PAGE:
I started Monomi Park’s Slime Rancher thinking I would really enjoy the game: I love farm-simulation games because I appreciate the self-sufficiency of working a farm and the accomplishment each in-game day brings. From the outset, Slime Rancher promised to deliver a sense of accomplishment and tranquility as the ranch prospered. However, when I sat down to play, I slowly realized that I was not enough. On a ranch where I had to do everything myself, Slime Rancher brought me to a point where I realized: no matter how hard I work or how quick I am, something will remain undone around the ranch. No amount of picking myself up by the bootstraps and muscling through could fix that.
When I discovered that sleeping was optional, I realized that perhaps something was off with how this game views work. If the only way to make everything work while still discovering new areas, unlocking new slimes, and building up the ranch was to skip sleep, then perhaps I needed to consider what the game was saying about productivity and effort. Little did I know that, while I was busy trying to criticize the game for promoting an unhealthy work ethic, Slime Rancher would shine a light on some of my own flaws.
I am the kind of over-achieving person who will take on so many responsibilities that I will find myself worked to the bone to please the people who asked for my help. I feel affirmed when I can get everything done, so you can imagine why Slime Rancher would be my worst nightmare. The game is designed to make players prioritize which tasks they want to accomplish in a given timeframe. My wife decided that she would explore the world during the day and then maintain her ranch at night, opting not to let her character sleep in order to do all that she wanted to do. I quickly became frustrated, however, when I couldn’t fit both ranch maintenance and exploration into the game’s daytime. I want it all, I want it to be easy, and I don’t want to sacrifice anything to succeed.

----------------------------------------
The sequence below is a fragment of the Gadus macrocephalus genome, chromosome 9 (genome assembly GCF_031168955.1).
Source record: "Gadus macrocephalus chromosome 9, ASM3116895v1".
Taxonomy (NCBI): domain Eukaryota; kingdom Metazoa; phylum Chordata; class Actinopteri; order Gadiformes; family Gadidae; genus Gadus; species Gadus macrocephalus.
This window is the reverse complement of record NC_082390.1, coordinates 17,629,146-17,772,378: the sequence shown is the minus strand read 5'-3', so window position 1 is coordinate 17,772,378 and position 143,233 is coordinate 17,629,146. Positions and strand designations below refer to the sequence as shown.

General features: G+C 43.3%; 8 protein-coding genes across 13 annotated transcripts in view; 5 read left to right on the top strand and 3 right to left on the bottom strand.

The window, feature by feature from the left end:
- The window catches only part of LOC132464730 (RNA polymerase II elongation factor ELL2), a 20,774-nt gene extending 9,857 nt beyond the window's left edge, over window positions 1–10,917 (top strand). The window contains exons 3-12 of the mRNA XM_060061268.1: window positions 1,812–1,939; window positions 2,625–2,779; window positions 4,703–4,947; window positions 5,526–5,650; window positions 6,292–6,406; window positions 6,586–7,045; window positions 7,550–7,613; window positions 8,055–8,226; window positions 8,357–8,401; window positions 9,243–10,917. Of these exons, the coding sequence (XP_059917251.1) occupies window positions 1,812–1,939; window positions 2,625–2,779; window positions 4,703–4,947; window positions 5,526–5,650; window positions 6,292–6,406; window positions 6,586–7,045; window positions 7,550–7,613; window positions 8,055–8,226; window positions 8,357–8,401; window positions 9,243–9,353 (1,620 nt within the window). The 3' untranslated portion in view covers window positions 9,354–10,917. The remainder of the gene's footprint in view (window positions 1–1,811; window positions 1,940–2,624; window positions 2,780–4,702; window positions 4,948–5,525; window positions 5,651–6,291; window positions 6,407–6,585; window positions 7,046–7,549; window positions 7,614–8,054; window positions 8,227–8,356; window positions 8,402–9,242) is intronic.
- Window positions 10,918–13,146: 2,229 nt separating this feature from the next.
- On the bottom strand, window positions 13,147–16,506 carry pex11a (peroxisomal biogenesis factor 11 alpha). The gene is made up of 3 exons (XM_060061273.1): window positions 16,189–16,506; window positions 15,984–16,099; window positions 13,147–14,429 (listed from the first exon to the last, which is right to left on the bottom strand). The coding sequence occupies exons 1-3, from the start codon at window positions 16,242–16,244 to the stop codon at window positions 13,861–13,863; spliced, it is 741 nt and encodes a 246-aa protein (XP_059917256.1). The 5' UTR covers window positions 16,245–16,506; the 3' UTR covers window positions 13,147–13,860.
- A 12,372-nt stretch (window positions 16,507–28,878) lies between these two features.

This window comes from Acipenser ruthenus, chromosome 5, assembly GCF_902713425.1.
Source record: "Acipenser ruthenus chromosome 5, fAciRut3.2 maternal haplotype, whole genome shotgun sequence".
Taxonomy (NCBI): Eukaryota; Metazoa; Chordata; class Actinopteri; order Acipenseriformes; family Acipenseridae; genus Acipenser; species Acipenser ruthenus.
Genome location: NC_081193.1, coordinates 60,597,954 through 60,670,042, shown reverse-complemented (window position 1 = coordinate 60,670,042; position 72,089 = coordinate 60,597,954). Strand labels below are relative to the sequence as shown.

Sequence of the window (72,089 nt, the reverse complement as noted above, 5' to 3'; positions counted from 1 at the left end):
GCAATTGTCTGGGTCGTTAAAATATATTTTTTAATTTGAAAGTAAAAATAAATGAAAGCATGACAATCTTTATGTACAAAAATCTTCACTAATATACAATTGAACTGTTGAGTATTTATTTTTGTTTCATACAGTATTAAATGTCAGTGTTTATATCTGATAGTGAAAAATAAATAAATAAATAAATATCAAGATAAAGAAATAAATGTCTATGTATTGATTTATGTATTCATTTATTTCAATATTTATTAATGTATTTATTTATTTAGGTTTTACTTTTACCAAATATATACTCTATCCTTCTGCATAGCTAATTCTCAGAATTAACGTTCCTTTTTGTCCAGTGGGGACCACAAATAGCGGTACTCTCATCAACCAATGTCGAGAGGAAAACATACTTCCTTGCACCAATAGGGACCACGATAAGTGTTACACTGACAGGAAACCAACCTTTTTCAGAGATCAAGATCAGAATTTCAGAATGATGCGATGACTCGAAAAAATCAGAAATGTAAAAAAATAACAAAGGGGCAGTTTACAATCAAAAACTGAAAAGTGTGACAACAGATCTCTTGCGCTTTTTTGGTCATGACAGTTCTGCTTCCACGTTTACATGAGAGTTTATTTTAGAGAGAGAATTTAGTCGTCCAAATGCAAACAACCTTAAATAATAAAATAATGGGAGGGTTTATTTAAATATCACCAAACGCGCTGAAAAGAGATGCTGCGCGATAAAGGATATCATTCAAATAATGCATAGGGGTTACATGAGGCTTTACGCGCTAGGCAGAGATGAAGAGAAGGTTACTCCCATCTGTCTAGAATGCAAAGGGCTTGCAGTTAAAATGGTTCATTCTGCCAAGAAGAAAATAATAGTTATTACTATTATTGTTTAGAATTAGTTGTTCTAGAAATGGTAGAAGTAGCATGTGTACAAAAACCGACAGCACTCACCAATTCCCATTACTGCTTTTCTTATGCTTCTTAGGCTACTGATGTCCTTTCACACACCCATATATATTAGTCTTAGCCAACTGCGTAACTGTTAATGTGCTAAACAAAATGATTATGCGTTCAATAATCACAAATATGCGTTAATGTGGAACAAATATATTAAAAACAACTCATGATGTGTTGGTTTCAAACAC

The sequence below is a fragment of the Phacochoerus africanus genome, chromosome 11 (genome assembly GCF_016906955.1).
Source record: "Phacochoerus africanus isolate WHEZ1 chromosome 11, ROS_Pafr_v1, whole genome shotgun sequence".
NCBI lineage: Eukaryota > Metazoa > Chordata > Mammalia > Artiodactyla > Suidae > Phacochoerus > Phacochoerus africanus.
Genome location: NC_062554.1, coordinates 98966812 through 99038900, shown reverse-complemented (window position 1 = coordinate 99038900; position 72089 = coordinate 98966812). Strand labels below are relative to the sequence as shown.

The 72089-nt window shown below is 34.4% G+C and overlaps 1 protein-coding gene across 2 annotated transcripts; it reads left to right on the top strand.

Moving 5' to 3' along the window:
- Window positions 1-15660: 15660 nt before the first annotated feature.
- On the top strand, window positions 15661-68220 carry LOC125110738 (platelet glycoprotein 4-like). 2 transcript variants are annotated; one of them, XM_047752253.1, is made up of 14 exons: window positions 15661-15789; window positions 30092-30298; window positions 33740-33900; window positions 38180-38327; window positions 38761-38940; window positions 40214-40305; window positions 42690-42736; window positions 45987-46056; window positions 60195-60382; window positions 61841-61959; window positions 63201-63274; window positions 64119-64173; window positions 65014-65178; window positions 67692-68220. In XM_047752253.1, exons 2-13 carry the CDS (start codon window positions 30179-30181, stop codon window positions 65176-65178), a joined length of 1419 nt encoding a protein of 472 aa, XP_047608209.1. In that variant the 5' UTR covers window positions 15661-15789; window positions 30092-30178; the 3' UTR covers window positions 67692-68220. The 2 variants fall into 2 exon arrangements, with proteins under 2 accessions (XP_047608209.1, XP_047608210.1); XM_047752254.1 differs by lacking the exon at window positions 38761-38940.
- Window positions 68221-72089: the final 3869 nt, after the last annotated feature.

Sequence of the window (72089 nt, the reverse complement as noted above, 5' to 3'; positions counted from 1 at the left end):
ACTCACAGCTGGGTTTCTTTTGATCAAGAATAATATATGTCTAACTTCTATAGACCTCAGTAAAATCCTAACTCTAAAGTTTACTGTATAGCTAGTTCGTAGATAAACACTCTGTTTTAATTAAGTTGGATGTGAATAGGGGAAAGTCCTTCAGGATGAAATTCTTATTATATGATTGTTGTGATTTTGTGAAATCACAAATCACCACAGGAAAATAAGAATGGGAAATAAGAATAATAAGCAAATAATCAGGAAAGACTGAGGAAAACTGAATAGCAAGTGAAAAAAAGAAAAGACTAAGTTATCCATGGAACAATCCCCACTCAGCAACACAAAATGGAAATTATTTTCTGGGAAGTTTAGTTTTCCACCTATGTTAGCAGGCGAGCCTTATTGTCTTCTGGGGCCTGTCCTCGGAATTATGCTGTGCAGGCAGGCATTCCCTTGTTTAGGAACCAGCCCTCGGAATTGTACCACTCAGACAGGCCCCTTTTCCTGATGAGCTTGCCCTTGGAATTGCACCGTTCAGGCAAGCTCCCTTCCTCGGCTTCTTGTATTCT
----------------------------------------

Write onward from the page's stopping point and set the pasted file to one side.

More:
In a sense, as I confronted my failings and selfishness, Slime Rancher underscored them.
This is a lesson that I didn’t learn as a young adult. All I thought about was going to college, getting married, and achieving the American Dream. I didn’t realize that I would tether myself to making an income by going into debt while in college, that I would sacrifice some personal freedom by getting married, or that the American Dream doesn’t mean I get everything I ever wanted. I constantly have leave possibilities behind of what could’ve been. As I scroll through my social media feeds, I see people kicking and fighting to get everything they want—the proverbial having their cake and eating it too. The tension between the two mutually exclusive options creates intrapersonal and interpersonal conflicts, and I add my fair share of tension to the mix.
Slime Rancher approaches this reality by making the player feel the tension before acknowledging it outright. When the game does acknowledge the tension through Hobson’s memoirs, I didn’t need to work to put myself in his shoes. I had already lived the constant struggle of sacrificing in one area to succeed in another. My slimes went hungry sometimes. My corrals and their auto-collectors overflowed to the point that it would take me a full twenty-four in-game hours to clean them all out. I lost crop after crop in my gardens because I didn’t harvest them in time. Things didn’t always get done, and I hated it. I hated Slime Rancher and the expectations it exposed in me, which in turn made me love it. For a simple farm simulation game, Slime Rancher has something to teach everyone who tries do to and have it all. You simply can’t.